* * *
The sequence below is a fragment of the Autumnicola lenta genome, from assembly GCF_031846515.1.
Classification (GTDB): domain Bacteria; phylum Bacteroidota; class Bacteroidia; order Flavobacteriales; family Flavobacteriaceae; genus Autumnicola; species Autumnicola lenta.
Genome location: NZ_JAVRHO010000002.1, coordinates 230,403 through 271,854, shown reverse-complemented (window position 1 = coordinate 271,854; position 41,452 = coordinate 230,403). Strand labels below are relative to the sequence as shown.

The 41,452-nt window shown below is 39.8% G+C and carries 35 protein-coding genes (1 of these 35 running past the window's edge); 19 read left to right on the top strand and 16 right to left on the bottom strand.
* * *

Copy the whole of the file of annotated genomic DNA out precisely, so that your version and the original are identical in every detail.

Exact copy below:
The sequence below is a fragment of the Autumnicola lenta genome, from assembly GCF_031846515.1.
Classification (GTDB): domain Bacteria; phylum Bacteroidota; class Bacteroidia; order Flavobacteriales; family Flavobacteriaceae; genus Autumnicola; species Autumnicola lenta.
Genome location: NZ_JAVRHO010000002.1, coordinates 230,403 through 271,854, shown reverse-complemented (window position 1 = coordinate 271,854; position 41,452 = coordinate 230,403). Strand labels below are relative to the sequence as shown.

The 41,452-nt window shown below is 39.8% G+C and carries 35 protein-coding genes (1 of these 35 running past the window's edge); 19 read left to right on the top strand and 16 right to left on the bottom strand.